B. There are many different languages that make up the Chinese language family. It is easier to communicate between them using the Chinese script than using an alphabetic one.
 
Feb 2011
1,018
I believe in the monosyllable feature of the Sino language only developed after the use of script characters. The early Yin oracle bone scripts showed an inverted grammar form from the later period like 牛十用 cow - ten - (was) used which was different from today's use of " (to) use-ten-cows.

As far as I know many Austronesian words are still used in the daily Cantonese like 陷把欄 kampalan which means all total.窿 lung which means a hole, in Malaysian it is Ruang or Ru-Ung.
From: (PDF) Chinese linguistics and typology: The state of the art

Djamouri (2001: 146-147) shows that in the oldest extant records of pre-Archaic Chinese, the oracle bone inscriptions of the Shang dynasty (14th – 11th centuries BCE), the dominant word order found for nominal objects is SVO as counted in a corpus of 26,094 complete sentences: 93.8% are SVO and 6.2% are SOV. In fact, the SOV tendency for pronominal objects appears to be slightly higher in the following Early Archaic period (11th – 6th BCE), with a greater variety of types possible in this position (Peyraube 1997a, 1997b). This evidence makes it much more difficult to suppose a word order change from SOV to SVO in the case of Sinitic.

...

Hence, both Pre-Archaic and Archaic Chinese can be definitively shown to be SVO languages in terms of their dominant word orders. To suppose a prehistoric stage even more ancient than the oracle bone inscriptions of the Pre-Archaic period (14th – 11th BCE), namely, proto-Sinitic with SOV order, is not therefore empirically grounded, and must remain a pure surmise.
The idea that Sinitic went from a verb final form to an object final form in its word order cannot be sustained by available evidence from the oracle bone scripts. The evidence argues that object final was always the basic word order, while verb final forms are a special category of constructions and were more common in the bronze script period - around the time of the Zhou - rather than the earliest period.

What this indicates, is hard to say right now. Sino-Tibetan is generally a SOV language family, but the evidence shows that Sinitic has been SVO from the beginning of writing in China. There is no evidence of a transition in writing. If Sinitic indeed went from SOV -> SVO, it must have occurred before writing.
 

heavenlykaghan

Ad Honorem
Mar 2012
4,438
Let's not confuse phonetic with alphabetical writing. Chinese characters, even today, contain heavy phonetic elements, in Shang times, its probably over 90% phonetic. Even alphabetical scripts like English is not 100% phonetic as we have lots of irregular loan words which pronounces differently from the conventional way English spelling should be pronounced.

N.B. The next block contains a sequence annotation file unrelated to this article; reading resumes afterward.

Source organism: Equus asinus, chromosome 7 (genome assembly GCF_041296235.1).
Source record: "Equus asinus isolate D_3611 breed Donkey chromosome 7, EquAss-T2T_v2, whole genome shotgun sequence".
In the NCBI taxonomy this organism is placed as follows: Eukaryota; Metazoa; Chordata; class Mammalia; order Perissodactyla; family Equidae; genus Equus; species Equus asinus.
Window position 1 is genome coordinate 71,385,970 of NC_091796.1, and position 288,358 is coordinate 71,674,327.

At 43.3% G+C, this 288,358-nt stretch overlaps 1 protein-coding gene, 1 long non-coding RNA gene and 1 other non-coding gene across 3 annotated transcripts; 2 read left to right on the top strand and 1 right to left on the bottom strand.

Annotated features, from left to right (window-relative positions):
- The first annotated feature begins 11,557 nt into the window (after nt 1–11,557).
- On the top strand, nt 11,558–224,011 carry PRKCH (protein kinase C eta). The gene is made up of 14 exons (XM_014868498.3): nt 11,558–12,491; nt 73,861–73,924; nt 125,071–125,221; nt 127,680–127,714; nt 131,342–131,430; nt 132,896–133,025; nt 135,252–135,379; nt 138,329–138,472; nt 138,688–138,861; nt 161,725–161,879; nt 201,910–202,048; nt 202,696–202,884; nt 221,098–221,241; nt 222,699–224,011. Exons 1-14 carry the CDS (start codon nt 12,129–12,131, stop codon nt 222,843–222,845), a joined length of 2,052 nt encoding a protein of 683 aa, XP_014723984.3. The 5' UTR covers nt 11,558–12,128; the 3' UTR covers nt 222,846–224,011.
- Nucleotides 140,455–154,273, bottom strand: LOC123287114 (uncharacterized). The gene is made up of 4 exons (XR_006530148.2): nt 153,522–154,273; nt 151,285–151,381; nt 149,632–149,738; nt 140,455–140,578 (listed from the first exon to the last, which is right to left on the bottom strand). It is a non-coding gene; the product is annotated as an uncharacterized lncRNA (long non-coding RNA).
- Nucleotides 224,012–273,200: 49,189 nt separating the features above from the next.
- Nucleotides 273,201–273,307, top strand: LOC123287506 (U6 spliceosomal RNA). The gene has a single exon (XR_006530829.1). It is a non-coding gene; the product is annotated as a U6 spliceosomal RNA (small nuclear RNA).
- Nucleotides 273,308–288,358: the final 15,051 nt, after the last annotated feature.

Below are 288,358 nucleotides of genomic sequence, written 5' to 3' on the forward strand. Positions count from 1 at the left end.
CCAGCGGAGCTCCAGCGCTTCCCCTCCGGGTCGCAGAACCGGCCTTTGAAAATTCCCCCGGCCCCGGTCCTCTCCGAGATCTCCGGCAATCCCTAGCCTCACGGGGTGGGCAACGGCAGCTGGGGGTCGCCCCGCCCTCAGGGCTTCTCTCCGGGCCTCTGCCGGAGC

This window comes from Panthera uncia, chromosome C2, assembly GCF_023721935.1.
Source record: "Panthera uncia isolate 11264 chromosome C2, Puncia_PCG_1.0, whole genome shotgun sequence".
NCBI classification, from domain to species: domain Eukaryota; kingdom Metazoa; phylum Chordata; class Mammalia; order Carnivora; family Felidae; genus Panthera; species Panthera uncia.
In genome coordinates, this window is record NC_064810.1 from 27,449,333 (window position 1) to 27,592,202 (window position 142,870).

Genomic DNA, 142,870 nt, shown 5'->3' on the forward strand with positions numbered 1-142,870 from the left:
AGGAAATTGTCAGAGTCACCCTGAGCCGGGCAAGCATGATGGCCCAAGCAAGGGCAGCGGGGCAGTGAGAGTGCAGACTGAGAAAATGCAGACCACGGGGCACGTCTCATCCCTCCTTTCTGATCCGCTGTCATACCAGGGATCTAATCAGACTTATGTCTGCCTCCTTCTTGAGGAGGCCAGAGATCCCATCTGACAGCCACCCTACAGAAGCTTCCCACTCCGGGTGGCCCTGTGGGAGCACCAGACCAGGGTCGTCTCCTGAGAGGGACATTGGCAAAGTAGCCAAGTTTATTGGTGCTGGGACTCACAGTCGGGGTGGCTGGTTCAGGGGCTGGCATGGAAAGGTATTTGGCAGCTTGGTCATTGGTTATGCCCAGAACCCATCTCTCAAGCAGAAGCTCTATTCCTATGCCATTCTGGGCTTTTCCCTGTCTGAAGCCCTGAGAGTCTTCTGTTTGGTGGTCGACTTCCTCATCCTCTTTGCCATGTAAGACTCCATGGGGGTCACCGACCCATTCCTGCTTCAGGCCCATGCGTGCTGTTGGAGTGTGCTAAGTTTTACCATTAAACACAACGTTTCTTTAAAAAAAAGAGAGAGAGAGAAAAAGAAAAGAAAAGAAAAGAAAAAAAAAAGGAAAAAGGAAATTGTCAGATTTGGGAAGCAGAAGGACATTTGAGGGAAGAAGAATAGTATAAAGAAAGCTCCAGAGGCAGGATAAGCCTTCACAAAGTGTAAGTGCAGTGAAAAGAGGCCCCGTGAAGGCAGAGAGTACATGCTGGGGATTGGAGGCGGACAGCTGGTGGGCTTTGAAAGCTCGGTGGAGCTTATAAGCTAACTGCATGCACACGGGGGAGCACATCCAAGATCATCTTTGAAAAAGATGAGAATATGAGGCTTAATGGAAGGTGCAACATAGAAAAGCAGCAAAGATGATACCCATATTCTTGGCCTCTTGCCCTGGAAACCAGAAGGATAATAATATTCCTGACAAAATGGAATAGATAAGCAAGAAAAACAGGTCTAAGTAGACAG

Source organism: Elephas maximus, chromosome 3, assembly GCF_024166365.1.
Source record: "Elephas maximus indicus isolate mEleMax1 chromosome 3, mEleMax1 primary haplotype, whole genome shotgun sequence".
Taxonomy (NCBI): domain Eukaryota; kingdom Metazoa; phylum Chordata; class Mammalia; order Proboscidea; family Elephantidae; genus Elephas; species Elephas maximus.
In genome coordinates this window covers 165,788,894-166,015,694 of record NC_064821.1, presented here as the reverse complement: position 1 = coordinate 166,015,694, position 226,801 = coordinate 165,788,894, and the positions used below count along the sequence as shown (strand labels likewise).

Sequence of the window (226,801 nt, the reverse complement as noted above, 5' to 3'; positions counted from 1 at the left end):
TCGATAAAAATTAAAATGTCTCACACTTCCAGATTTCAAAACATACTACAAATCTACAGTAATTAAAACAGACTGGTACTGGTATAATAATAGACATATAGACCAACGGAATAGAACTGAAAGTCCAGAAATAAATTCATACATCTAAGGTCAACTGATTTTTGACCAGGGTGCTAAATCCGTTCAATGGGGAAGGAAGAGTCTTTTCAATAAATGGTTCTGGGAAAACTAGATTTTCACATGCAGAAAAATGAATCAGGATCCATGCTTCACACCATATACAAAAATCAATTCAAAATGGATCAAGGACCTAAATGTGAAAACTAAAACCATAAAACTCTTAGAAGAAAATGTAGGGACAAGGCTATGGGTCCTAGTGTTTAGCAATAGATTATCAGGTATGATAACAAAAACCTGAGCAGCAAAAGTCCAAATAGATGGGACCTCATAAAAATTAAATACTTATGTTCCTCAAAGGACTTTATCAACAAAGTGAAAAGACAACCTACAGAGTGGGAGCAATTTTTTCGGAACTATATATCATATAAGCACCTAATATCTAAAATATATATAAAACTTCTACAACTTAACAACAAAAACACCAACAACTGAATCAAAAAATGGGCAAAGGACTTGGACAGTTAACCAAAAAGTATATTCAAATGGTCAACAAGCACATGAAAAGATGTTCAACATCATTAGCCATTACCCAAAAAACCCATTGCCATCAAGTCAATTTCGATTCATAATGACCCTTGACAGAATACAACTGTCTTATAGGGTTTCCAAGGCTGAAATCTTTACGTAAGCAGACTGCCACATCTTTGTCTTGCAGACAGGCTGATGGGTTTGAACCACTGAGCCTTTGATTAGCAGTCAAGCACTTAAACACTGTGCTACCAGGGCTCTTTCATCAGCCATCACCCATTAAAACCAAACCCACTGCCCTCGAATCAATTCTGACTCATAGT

Sep 2018
101
transitory
Was there any movement in late Qing or early Republican China to adopt an alphabet system, even a Romanised one? I heard that in Japan during the Meiji era, some "modern" reformers thought that Japan should abolish Chinese characters and adopt the Latin alphabet in order to be more compatible with modern things, like the telegraph system.
 
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Bart Dale

Ad Honorem
Dec 2009
7,095
Was there any movement in late Qing or early Republican China to adopt an alphabet system, even a Romanised one? I heard that in Japan during the Meiji era, some "modern" reformers thought that Japan should abolish Chinese characters and adopt the Latin alphabet in order to be more compatible with modern things, like the telegraph system.
I don't think there was serious effort to adopt an alphabet, although there may have been a few that toyed with the idea. Some missionaries in the late 19th did adopt an alphabet for the Chinese language, but I dont recall anyone else doing so.
 
Sep 2018
101
transitory
I don't think there was serious effort to adopt an alphabet, although there may have been a few that toyed with the idea. Some missionaries in the late 19th did adopt an alphabet for the Chinese language, but I dont recall anyone else doing so.
I see. Did any of European colonies in China (Macau, Hong Kong, Tsingtao, etc.) try to impose a romanised alphabet for Chinese, like the French did with Vietnamese? If they did it seems it didn't stick around, seeing as these places all use Chinese characters today, but would be interesting to know anyway...